At #1 for four weeks, "Maneater" became Oates & Hall's longest-running #1 hit, among the five #1 hits they had. It reached #1 on December 18, 1982 and ushered in 1983 along with a man-eating craze that left more than a few husbands in fear for their lives.
6) Total Eclipse of the Heart -- Bonnie Tyler:
If you ever think this song sounds like a Meat Loaf tune, you're not far off. It was written by Jim Steinman who was Meat Loaf's right-hand man until legal disputes messed things up. Steinman offered Meat Loaf this song but Meat's record company refused to pay, so Meat settled for the singles "Razor's Edge," "If You Really Want To" and "Midnight at the Lost and Found," none of which charted. Give that executive a raise!
The third single from Thriller, "Beat It" is the kind of undeniable pop song that to this day gets crowds moving to its beats. But please be careful, it is possible to catch a venereal disease just listening to this song. I should know.
4) Down Under -- Men At Work:
Despite being initially released in 1981, it took until January 1983 for the song to top US and UK charts up here in the northern hemisphere. You'd think the band's management would've Fed Ex'd it to us!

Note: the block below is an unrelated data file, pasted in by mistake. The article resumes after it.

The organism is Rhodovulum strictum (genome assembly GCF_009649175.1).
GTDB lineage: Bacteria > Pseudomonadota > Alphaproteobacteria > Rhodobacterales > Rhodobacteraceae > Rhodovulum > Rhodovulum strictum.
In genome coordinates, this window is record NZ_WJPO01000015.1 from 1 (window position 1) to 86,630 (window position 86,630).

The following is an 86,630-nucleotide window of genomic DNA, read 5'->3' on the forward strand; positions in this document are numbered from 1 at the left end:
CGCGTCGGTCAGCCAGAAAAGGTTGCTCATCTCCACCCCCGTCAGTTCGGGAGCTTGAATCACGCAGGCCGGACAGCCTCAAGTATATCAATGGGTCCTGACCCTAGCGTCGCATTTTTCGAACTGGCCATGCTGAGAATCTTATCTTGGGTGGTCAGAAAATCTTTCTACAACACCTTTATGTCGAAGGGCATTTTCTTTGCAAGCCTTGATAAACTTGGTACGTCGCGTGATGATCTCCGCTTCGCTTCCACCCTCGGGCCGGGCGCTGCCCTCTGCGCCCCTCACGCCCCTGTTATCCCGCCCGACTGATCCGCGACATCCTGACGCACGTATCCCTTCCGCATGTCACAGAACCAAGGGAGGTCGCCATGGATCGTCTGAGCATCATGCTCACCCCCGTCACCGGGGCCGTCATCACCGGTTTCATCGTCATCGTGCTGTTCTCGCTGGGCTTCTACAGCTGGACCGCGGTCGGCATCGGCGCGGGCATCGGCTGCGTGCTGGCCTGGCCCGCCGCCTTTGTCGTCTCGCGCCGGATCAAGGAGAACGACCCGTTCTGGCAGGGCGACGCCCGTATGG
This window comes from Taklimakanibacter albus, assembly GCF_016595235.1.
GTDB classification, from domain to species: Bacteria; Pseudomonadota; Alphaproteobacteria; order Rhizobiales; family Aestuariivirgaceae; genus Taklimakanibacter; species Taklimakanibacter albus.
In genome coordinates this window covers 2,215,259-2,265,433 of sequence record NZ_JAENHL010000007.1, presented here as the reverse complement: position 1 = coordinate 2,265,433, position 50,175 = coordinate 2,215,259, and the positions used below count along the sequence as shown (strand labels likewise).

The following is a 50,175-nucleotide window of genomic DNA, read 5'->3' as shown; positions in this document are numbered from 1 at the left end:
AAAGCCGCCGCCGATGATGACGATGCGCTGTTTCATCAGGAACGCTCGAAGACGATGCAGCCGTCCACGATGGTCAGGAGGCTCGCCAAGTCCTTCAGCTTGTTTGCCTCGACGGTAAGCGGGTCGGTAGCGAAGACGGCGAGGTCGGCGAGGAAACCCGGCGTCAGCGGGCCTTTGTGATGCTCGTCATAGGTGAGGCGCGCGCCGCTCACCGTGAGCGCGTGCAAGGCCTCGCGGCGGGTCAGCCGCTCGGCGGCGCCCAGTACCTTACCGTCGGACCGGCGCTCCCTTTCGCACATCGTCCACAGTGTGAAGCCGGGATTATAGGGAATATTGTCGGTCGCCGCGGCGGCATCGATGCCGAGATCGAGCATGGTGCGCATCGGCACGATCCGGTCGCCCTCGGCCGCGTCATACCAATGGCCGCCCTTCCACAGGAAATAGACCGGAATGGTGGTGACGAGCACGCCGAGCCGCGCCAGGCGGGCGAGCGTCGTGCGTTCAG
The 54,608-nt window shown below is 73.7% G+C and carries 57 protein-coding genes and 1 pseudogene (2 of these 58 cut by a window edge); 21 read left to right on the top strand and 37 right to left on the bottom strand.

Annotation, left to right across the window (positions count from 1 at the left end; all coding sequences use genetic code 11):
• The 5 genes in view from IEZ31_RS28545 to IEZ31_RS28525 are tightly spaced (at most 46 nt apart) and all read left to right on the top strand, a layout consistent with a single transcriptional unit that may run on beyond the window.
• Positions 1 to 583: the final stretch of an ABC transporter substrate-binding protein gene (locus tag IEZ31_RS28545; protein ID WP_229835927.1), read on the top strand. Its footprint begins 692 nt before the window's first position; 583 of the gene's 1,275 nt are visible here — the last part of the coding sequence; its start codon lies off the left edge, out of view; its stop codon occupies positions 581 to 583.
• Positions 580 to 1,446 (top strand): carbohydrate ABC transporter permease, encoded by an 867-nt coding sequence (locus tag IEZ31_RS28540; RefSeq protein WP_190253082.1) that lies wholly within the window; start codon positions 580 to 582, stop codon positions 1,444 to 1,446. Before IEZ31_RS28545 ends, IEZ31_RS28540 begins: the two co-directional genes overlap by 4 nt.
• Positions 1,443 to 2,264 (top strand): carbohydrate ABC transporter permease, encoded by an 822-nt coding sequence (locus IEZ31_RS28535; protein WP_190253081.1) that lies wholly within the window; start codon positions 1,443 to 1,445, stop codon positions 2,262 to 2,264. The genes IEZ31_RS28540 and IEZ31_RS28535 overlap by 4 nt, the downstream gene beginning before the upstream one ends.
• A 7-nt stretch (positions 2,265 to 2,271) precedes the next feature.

This song won the award that Michael Sembello's "Maniac" was denied on a technicality. It further proved that Giorgio Moroder knew what girls liked.
2) Billie Jean -- Michael Jackson:
The second single from Thriller ("The Girl Is Mine" was the weaker first single), "Billie Jean" is the kind of undeniable pop song that to this day gets crowds moving to its beats. But please be careful, it is possible to become pregnant just listening to this song. According to my sister.
Like many others, the first time I heard this song I thought it was both an instant classic and a very obvious chord progression. However, I have never attempted to play it and those who have assure me it is much harder than it sounds and not as obvious as it appears. Not that any of this matters. It's an inescapable tune that deserves to pop up every time someone is stalking someone in a movie. Or pledging their undying and very creepy eternal love. It's more atmospheric than John Denver's "Follow Me."